Ralph Ellison Short Fiction Analysis
Because most of Ralph Ellison’s short fiction was written before his career as a novelist began, his short stories are often analyzed biographically, as the training ground for the novelist he was to become. This is not entirely unjustified because a biographical overview of his literary output reveals that he tried out the voices, techniques, and ideas that he was to present so boldly in Invisible Man and almost completely abandoned the form after his success as a novelist, devoting himself to his essays and to his never-to-be-completed second novel.
It is true that in his two most accomplished stories, “The King of the Bingo Game” and “Flying Home,” he develops themes of the chaos of the modern world and the affliction of racial conflict that would later be combined and expanded in his famous novel. On the other hand, his earlier stories show him working out many of the same ideas from different perspectives. While the voice that informs his most accomplished work is a mature voice that is uniquely Ellison’s own, the voices in his other stories show more clearly the influences of Ernest Hemingway, Richard Wright, and James Joyce.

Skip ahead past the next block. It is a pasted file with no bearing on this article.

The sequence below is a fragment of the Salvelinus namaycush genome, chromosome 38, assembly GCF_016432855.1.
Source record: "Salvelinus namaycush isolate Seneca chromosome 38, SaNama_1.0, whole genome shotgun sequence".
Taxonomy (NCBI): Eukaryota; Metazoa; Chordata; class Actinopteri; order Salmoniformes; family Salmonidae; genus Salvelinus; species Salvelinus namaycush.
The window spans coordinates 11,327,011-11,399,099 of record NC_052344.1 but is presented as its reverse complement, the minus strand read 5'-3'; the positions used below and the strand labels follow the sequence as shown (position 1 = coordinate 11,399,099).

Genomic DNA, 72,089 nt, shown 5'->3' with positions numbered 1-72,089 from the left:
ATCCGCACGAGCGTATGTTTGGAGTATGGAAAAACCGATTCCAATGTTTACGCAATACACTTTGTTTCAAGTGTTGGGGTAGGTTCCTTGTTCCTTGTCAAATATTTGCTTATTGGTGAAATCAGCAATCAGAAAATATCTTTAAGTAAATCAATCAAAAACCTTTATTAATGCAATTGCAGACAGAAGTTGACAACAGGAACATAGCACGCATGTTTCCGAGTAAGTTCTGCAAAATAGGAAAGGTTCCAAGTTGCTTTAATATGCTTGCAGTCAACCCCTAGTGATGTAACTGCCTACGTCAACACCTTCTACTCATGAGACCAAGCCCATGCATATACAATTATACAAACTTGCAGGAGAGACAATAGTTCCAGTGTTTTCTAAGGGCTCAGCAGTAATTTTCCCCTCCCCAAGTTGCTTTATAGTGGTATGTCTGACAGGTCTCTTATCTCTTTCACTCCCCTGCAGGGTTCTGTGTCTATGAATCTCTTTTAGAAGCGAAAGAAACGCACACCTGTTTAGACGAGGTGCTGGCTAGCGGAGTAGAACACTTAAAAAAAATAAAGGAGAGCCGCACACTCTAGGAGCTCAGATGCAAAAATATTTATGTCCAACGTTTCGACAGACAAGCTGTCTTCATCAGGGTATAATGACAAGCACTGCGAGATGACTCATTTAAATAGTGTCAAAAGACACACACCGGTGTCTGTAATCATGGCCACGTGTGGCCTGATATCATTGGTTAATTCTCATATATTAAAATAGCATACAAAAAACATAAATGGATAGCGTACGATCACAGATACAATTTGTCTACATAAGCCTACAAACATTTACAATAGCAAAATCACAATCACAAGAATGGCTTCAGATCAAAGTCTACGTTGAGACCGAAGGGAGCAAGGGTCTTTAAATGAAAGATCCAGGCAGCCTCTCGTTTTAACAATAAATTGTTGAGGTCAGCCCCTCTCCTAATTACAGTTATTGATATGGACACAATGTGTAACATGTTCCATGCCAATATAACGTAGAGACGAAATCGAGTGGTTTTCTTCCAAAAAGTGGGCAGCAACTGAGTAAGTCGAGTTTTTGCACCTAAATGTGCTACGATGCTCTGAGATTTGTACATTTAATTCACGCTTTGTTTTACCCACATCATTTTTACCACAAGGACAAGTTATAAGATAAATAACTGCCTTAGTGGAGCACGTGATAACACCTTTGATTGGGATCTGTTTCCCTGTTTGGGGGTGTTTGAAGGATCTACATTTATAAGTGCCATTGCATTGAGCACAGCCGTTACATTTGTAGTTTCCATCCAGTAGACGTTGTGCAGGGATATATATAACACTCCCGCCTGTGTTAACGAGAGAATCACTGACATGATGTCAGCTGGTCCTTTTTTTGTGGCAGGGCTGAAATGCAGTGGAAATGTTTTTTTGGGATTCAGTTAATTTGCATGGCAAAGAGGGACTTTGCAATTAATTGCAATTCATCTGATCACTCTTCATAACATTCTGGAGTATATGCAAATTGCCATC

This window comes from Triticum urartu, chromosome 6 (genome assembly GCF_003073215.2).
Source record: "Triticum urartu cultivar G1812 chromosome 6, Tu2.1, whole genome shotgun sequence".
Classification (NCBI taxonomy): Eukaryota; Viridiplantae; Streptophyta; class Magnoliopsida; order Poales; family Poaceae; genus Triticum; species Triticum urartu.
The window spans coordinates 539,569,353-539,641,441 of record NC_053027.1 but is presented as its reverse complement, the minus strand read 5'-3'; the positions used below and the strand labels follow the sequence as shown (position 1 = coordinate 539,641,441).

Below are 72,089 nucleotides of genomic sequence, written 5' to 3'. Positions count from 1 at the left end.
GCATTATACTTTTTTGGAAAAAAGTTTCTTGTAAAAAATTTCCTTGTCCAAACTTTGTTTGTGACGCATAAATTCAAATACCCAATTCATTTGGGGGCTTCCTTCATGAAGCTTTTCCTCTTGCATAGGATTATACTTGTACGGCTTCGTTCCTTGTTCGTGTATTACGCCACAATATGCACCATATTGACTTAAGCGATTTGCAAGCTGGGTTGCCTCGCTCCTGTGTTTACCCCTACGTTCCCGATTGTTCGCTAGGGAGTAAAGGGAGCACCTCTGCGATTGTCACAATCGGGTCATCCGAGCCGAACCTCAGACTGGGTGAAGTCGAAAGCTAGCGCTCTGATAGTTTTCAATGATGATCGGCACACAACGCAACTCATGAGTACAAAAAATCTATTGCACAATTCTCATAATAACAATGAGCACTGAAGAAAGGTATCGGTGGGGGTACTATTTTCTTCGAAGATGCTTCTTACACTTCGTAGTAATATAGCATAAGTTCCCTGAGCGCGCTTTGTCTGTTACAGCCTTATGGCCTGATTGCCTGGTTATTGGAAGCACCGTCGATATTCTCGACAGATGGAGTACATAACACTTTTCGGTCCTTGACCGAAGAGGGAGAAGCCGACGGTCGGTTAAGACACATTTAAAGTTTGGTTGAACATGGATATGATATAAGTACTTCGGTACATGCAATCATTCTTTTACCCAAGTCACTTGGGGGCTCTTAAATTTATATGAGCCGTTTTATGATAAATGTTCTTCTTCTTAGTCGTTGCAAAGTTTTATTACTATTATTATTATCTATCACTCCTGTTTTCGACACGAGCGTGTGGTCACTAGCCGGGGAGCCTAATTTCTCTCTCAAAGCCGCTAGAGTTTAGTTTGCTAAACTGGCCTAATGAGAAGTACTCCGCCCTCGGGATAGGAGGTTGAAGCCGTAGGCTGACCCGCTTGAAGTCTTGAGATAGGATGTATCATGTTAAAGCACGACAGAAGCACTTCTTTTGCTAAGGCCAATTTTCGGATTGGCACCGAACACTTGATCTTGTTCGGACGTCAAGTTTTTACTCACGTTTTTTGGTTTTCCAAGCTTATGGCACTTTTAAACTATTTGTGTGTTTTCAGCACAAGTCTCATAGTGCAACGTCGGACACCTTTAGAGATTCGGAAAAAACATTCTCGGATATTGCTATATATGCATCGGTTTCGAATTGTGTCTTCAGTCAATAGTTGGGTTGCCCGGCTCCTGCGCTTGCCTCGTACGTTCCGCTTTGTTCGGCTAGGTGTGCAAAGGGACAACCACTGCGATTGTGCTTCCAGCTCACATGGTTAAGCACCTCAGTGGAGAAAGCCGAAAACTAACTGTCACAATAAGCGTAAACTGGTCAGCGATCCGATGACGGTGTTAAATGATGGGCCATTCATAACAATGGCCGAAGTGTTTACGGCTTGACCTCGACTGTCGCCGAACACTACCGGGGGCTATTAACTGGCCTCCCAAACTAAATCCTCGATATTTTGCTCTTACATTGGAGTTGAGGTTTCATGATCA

In relating his short fiction to his overall work, Edith Schor in Visible Ellison: A Study of Ralph Ellison’s Fiction (1993) has aptly observed that Ellison’s short stories provided experimental laboratories for testing the translation of the forms and experiences of African...
(The entire section is 1801 words.)
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